These conversations underscore the urgent need for targeted intervention. Plan International has been at the forefront, providing life-saving services such as cash support to the most vulnerable families, as well as separated and unaccompanied children.

Additionally, we offer mental health and psychosocial support services through our mobile child-friendly spaces. Here, children can express their views in different ways, finding solace and a sense of normalcy amidst the turmoil. Muna, a 13-year-old girl says, “We have made friends here at the gathering point (school) and we enjoy spending time with the other children here. We have no idea what will happen in the future, but we hope the war ends and everything calms down so we can go back home.”

We urgently need more funding. Our programmes need $5 million to expand our reach over the next six months. These funds would directly support feeding programmes, educational initiatives, and protective services that shield children from the worst impacts of this crisis.

14-year-old Angham and her family was displaced from her home city of Madani when the fighting spread from Khartoum to Al Jazirah state. She is now living in a school in Kassala State where she and her family share a small office space. With no beds or mattresses, they sleep on the ground and are struggling to survive. Angham says she misses everything about her old life; her friends, school, teachers, home and even her bedroom. She hopes the war will end soon so she can return to her old life, but says she does not know what the future will bring and her hopes of becoming a doctor like her father have been shattered.

Yet, even as we address these urgent needs, children are not mere victims. Each day, despite unimaginable challenges, they demonstrate incredible resilience and agency. They play, learn, and share their hopes with us, showing a strength that deserves recognition and respect. “I hope that the situation in the country stabilises, and we can return to our homes and schools. On behalf of all the girls of Sudan, I appeal to the leaders of the country to solve these problems and return us to our homes and schools,” Angham adds.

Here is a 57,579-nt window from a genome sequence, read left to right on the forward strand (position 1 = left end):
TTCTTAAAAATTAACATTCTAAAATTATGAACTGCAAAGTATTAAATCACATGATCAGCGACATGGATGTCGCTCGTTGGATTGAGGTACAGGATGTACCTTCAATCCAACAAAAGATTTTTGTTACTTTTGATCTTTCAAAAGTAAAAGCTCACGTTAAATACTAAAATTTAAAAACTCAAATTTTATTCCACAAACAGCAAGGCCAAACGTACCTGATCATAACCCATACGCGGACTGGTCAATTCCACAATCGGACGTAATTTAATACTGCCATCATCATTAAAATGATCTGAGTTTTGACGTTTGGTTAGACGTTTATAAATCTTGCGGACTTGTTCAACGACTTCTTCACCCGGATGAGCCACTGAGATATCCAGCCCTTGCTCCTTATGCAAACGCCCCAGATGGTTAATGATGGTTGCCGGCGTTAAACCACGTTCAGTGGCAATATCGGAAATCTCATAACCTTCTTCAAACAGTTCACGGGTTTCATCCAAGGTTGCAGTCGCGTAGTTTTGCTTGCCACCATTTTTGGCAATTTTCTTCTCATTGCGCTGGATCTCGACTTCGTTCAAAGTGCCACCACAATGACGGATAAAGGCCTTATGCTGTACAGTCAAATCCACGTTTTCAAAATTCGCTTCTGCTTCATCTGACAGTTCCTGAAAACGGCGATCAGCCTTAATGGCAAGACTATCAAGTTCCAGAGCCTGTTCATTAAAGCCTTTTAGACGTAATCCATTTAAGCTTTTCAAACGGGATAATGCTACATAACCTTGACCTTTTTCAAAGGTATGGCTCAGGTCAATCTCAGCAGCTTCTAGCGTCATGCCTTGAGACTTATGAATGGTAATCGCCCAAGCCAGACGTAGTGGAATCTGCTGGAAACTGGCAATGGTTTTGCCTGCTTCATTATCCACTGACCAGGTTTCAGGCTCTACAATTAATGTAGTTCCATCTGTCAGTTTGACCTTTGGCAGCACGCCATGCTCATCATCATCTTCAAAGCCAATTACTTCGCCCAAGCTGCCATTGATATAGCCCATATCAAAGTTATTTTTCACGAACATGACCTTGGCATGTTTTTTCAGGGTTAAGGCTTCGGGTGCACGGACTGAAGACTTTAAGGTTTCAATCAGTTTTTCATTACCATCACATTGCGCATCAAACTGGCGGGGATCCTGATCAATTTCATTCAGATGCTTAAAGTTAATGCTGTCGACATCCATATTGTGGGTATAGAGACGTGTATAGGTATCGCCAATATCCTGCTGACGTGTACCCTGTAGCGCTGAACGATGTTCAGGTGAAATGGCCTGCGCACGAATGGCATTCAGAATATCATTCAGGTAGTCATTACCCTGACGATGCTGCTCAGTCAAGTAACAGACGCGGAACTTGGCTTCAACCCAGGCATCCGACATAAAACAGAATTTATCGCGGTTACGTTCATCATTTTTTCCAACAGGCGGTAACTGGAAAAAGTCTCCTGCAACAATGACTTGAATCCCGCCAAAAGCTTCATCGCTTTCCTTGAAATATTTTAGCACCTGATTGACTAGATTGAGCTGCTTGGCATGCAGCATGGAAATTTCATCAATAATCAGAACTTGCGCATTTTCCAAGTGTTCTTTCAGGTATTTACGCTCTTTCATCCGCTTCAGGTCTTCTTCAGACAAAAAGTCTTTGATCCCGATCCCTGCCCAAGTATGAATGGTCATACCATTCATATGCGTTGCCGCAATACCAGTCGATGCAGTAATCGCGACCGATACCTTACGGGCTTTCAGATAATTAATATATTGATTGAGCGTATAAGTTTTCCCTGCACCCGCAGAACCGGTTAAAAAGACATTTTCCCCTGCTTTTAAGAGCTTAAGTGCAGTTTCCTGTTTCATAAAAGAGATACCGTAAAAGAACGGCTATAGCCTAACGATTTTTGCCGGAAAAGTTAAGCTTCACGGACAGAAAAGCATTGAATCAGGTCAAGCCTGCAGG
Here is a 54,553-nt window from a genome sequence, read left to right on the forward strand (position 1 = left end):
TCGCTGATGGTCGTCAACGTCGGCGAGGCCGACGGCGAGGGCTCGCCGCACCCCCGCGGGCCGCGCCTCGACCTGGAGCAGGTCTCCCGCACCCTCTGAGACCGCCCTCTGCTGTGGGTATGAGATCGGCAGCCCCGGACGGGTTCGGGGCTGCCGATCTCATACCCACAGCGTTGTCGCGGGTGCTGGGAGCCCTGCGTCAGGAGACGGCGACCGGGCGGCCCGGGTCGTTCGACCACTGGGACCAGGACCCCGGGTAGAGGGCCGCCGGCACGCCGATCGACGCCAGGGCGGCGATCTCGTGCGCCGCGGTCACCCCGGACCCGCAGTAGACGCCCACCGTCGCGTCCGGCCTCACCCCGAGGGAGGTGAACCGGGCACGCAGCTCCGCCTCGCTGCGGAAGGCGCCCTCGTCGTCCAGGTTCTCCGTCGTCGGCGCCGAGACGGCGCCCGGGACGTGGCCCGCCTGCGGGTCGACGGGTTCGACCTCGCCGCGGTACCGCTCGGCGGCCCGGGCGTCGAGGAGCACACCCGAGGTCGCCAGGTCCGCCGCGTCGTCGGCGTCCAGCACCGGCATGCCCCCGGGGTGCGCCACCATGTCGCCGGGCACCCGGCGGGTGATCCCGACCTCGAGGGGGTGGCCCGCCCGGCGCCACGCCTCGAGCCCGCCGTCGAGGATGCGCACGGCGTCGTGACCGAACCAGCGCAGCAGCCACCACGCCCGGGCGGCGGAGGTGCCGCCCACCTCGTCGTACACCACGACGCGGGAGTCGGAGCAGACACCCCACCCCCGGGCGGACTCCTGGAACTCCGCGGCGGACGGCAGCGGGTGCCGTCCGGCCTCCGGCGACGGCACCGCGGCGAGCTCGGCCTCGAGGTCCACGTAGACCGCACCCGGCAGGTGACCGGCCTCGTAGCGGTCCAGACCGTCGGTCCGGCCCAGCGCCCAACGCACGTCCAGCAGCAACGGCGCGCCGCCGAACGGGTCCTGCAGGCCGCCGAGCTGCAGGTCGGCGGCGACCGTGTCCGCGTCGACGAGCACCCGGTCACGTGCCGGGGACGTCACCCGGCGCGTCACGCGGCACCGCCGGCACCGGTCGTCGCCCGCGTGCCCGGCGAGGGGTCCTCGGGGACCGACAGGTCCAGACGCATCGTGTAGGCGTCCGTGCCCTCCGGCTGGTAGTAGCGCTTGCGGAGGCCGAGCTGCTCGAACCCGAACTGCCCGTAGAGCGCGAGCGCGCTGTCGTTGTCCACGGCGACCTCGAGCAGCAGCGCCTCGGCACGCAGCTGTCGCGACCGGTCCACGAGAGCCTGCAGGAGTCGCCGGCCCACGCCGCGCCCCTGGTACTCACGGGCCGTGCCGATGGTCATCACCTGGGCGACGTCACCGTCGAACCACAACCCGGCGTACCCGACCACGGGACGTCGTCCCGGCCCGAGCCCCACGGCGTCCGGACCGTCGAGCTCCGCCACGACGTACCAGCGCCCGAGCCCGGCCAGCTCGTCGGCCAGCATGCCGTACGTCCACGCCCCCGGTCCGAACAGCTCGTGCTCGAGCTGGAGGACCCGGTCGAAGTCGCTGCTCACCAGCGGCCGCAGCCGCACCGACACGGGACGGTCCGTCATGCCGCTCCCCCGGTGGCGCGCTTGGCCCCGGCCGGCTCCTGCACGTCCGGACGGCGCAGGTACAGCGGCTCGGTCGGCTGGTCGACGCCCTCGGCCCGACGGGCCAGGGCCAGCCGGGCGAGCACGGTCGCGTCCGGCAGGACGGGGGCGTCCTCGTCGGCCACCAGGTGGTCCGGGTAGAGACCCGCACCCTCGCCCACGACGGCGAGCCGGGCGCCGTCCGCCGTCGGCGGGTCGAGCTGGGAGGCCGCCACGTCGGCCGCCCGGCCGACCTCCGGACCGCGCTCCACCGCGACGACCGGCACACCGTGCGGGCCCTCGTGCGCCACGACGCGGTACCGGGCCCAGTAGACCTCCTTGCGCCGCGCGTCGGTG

The global community must act. We cannot allow the children of Sudan to fight this battle alone. Donating to organisations who are responding, advocating for peaceful resolutions, and holding leaders to account are actions we all can take to ensure these children have the future they deserve.

As we observe World Hunger Day, let us remember that the fight against hunger is not just about food – it’s about protecting the youngest among us, restoring their dignity, and supporting their growth into healthy, capable adults. The children of Sudan have shown their strength; it’s time for us to support them with ours.

Hawa’s biography

Hawa Eltigani is a Deployable Child Protection in Emergencies Specialist with Plan International. Away working in South Sudan when the conflict erupted in Sudan, she was on her way home to celebrate Eid with her family. Forced to cancel her plans, Hawa instead dedicated herself to helping children affected by the war who had crossed over the border into South Sudan. For months, Hawa witnessed their suffering first-hand. She saw children who had lost their homes, families, and sense of normalcy. Despite the challenges, Hawa finds strength in supporting her people and helping children find hope for the future.